A Religious Response to the Colorado Killings

A weekend has passed since twelve people were killed and fifty-eight were wounded in Aurora, Colorado, by alleged gunman James Holmes.  Throughout the period I searched the mainstream media for statements from America’s religious leaders that might help people make sense of the tragedy.  The closest I came to finding any pastoral contribution was in the form of therapeutic religion.  Pastors called for remembrance of the victims, solidarity with their families, asked for prayers and encouraged people to have faith.  These are all well and good, but, didn’t President Obama do as much?  As a matter of fact, the President was referred to by some reporters as fulfilling his ministry as “the consoler and chief.”   Isn’t this the job of the priests, ministers and rabbis’?

The following are some of the things that should have been heard in America’s churches this past Sunday:

Firstly; evil is a reality. Because of Original Sin we live in an imperfect world.  In the Book of Genesis we read of Cain murdering his brother Abel.  The Bible attributes his action to a sin of jealous rage.  Could this also be construed as insanity?  Certainly!  Furthermore, because of Original Sin, Cain’s free will may have been impaired leading to a distortion of reality.  Mental health experts will make this determination based on empirical data in Holmes’ psychiatric evaluation. But, couldn’t pastors suggest that Holmes’ actions may have been spiritual in their origin?

Secondly; there is the demonic factor that needs to be reckoned with here.  Demonic possession is widely attested to in the Bible.  As a matter of fact we often see Jesus acting as an exorcist casting out demons.  Today Satan’s presence is often discounted as superstition.  This attitude marginalizes one of Jesus’ most important ministries. It promotes a secular world view which depends on the social sciences which are often woefully inadequate for the answers to life’s questions.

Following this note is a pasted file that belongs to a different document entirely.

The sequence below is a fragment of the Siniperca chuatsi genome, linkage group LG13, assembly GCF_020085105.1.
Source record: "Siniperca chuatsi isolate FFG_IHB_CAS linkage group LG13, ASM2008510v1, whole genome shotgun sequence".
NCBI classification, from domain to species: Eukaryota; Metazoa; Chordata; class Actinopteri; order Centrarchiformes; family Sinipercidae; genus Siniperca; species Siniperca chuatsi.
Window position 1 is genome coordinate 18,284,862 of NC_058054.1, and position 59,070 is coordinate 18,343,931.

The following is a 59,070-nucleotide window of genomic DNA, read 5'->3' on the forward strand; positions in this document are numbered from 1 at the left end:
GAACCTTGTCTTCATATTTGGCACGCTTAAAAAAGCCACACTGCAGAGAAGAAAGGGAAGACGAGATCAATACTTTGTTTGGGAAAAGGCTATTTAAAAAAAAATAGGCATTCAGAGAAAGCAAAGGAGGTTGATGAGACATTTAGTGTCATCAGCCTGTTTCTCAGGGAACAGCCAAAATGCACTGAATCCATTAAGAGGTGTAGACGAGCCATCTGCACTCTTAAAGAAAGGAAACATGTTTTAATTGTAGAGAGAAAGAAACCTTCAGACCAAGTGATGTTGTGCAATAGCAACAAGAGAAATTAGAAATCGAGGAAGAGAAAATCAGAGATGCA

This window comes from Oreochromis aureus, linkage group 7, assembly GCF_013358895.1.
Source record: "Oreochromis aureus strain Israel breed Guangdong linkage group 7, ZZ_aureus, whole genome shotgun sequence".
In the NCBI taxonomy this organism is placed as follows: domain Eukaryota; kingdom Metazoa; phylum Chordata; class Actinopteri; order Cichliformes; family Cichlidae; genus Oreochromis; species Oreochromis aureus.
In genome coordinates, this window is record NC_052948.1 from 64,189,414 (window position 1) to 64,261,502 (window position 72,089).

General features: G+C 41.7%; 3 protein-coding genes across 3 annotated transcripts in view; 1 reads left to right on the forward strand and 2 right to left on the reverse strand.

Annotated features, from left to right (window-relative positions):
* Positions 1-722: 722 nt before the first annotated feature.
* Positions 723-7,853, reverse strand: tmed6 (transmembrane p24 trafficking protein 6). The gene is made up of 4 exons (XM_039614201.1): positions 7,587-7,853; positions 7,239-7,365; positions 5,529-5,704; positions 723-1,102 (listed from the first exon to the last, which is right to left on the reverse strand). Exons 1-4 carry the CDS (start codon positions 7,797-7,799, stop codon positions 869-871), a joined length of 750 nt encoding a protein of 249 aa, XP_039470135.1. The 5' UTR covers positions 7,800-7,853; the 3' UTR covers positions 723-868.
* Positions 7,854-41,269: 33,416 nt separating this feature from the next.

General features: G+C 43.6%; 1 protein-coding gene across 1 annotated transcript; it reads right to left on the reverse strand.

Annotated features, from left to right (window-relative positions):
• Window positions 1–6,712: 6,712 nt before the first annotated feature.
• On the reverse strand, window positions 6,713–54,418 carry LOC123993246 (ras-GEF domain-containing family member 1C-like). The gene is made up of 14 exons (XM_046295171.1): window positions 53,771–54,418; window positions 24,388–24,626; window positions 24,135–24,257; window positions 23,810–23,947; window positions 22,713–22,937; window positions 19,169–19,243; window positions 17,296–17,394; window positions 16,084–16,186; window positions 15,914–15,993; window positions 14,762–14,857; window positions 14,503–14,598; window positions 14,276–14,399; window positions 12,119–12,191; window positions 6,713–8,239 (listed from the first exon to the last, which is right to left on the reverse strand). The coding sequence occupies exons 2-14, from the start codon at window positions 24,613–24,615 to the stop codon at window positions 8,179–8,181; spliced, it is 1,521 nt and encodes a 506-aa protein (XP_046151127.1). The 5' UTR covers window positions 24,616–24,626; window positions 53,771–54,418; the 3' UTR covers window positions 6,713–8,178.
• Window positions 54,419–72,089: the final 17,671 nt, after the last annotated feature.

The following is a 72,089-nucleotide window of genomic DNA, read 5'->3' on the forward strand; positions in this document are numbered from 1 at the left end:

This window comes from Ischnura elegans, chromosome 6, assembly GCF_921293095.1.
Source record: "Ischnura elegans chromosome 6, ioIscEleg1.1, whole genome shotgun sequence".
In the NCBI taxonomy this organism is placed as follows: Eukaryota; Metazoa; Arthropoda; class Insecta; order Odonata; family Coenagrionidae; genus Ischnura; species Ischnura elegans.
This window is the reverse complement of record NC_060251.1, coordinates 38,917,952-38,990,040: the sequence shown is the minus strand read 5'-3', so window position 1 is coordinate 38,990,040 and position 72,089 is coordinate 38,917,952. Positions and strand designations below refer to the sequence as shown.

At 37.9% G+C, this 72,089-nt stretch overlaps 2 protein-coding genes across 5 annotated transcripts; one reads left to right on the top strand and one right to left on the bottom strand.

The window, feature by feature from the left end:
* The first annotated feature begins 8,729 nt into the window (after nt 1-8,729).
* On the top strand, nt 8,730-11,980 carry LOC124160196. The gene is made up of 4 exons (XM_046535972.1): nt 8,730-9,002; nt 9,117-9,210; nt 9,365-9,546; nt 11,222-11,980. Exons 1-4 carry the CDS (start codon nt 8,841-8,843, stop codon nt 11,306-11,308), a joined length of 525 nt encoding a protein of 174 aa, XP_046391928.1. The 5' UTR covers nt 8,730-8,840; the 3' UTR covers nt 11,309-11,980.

Thirdly; faith has become a rather nebulous term, faith in what or in whom? After all, many people today consider themselves to be spiritual though not religious.   In the present case, faith has been used to mean some generic belief in the goodness of the American people.  This secular faith in ourselves fails to produce any lasting consolation and it puts us on rather shaky ground. The fact is that Americans as individuals or as a nation have not always acted righteously, making faith in them rather tenuous.

Fourthly; true consolation can only come from the love of a personal God.  The Bible is specific about God’s concern and care for us.  For Christians God’s action in the Resurrection of Jesus is the ultimate consolation.  The Resurrection should have been proclaimed loudly from every pulpit.  Its message is that God can bring life out of death and goodness out of tragedy.

Fifthly; this tragic event should have been an occasion to remind people of how fragile life is and how death often comes unexpectedly.  It provides pastors with the opportunity to speak of the importance of being in the state of grace at all times.

And, finally; this incident is a reminder that we are called to pray for the souls of the dead.  It is our Catholic belief in Purgatory that requires us to pray for the faithful departed who may need purification before they can enter heaven.

I wonder how many heard any of these points mentioned in their churches over the weekend.  I can only pray that the media, for the sake of political correctness, just ignored the Truth that was preached.  And, that America’s pastors rose to the occasion.

What was said in your church about the Colorado tragedy.  Were you satisfied?

By

Father Michael P. Orsi was ordained for the Diocese of Camden in 1976. He has authored or co-authored four books and over 320 articles in more than 45 journals, magazines and newspapers. He holds a Doctorate in Education from Fordham University, two Master degrees in Theology from Saint Charles Seminary, and a Bachelor of Arts from Cathedral College. He is presently serving as Chaplain and Research Fellow in Law and Religion at Ave Maria School of Law, Naples, Florida.

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